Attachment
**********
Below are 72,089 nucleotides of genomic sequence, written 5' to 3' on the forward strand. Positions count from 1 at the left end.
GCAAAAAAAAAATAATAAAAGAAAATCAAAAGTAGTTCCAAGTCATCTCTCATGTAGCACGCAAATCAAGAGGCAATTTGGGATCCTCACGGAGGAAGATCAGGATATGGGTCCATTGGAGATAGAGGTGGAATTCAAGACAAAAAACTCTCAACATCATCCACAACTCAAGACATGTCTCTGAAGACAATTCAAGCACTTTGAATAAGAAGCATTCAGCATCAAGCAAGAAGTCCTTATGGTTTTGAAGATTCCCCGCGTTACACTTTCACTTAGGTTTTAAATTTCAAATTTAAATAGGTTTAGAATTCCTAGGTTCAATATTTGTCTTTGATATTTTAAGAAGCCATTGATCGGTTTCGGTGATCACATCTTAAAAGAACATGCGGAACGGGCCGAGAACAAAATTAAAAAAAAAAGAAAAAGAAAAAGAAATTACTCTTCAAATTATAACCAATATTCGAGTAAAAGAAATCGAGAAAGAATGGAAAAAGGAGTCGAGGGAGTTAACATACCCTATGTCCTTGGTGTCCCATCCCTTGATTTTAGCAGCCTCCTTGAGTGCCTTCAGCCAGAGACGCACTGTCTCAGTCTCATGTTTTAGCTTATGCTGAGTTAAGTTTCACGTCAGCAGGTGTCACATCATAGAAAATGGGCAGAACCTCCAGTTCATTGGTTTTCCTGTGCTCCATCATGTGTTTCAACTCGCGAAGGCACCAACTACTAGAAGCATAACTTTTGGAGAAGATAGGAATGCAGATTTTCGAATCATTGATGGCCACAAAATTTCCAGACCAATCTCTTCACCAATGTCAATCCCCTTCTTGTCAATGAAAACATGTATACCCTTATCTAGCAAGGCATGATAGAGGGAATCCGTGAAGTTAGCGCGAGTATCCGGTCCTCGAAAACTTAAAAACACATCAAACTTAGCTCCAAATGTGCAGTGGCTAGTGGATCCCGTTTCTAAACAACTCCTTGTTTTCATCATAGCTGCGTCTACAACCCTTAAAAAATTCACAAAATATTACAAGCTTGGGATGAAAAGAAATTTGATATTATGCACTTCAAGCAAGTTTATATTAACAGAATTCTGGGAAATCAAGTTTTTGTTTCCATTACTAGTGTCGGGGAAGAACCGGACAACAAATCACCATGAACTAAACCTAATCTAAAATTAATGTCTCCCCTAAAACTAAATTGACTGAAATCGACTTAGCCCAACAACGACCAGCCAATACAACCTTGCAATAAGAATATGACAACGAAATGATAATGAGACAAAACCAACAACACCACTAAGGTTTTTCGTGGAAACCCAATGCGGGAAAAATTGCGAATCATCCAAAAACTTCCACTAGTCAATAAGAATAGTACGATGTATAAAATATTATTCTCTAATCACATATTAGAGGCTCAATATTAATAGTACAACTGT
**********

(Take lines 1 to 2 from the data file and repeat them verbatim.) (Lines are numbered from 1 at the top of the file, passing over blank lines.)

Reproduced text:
Below are 72,089 nucleotides of genomic sequence, written 5' to 3' on the forward strand. Positions count from 1 at the left end.
GCAAAAAAAAAATAATAAAAGAAAATCAAAAGTAGTTCCAAGTCATCTCTCATGTAGCACGCAAATCAAGAGGCAATTTGGGATCCTCACGGAGGAAGATCAGGATATGGGTCCATTGGAGATAGAGGTGGAATTCAAGACAAAAAACTCTCAACATCATCCACAACTCAAGACATGTCTCTGAAGACAATTCAAGCACTTTGAATAAGAAGCATTCAGCATCAAGCAAGAAGTCCTTATGGTTTTGAAGATTCCCCGCGTTACACTTTCACTTAGGTTTTAAATTTCAAATTTAAATAGGTTTAGAATTCCTAGGTTCAATATTTGTCTTTGATATTTTAAGAAGCCATTGATCGGTTTCGGTGATCACATCTTAAAAGAACATGCGGAACGGGCCGAGAACAAAATTAAAAAAAAAAGAAAAAGAAAAAGAAATTACTCTTCAAATTATAACCAATATTCGAGTAAAAGAAATCGAGAAAGAATGGAAAAAGGAGTCGAGGGAGTTAACATACCCTATGTCCTTGGTGTCCCATCCCTTGATTTTAGCAGCCTCCTTGAGTGCCTTCAGCCAGAGACGCACTGTCTCAGTCTCATGTTTTAGCTTATGCTGAGTTAAGTTTCACGTCAGCAGGTGTCACATCATAGAAAATGGGCAGAACCTCCAGTTCATTGGTTTTCCTGTGCTCCATCATGTGTTTCAACTCGCGAAGGCACCAACTACTAGAAGCATAACTTTTGGAGAAGATAGGAATGCAGATTTTCGAATCATTGATGGCCACAAAATTTCCAGACCAATCTCTTCACCAATGTCAATCCCCTTCTTGTCAATGAAAACATGTATACCCTTATCTAGCAAGGCATGATAGAGGGAATCCGTGAAGTTAGCGCGAGTATCCGGTCCTCGAAAACTTAAAAACACATCAAACTTAGCTCCAAATGTGCAGTGGCTAGTGGATCCCGTTTCTAAACAACTCCTTGTTTTCATCATAGCTGCGTCTACAACCCTTAAAAAATTCACAAAATATTACAAGCTTGGGATGAAAAGAAATTTGATATTATGCACTTCAAGCAAGTTTATATTAACAGAATTCTGGGAAATCAAGTTTTTGTTTCCATTACTAGTGTCGGGGAAGAACCGGACAACAAATCACCATGAACTAAACCTAATCTAAAATTAATGTCTCCCCTAAAACTAAATTGACTGAAATCGACTTAGCCCAACAACGACCAGCCAATACAACCTTGCAATAAGAATATGACAACGAAATGATAATGAGACAAAACCAACAACACCACTAAGGTTTTTCGTGGAAACCCAATGCGGGAAAAATTGCGAATCATCCAAAAACTTCCACTAGTCAATAAGAATAGTACGATGTATAAAATATTATTCTCTAATCACATATTAGAGGCTCAATATTAATAGTACAACTGT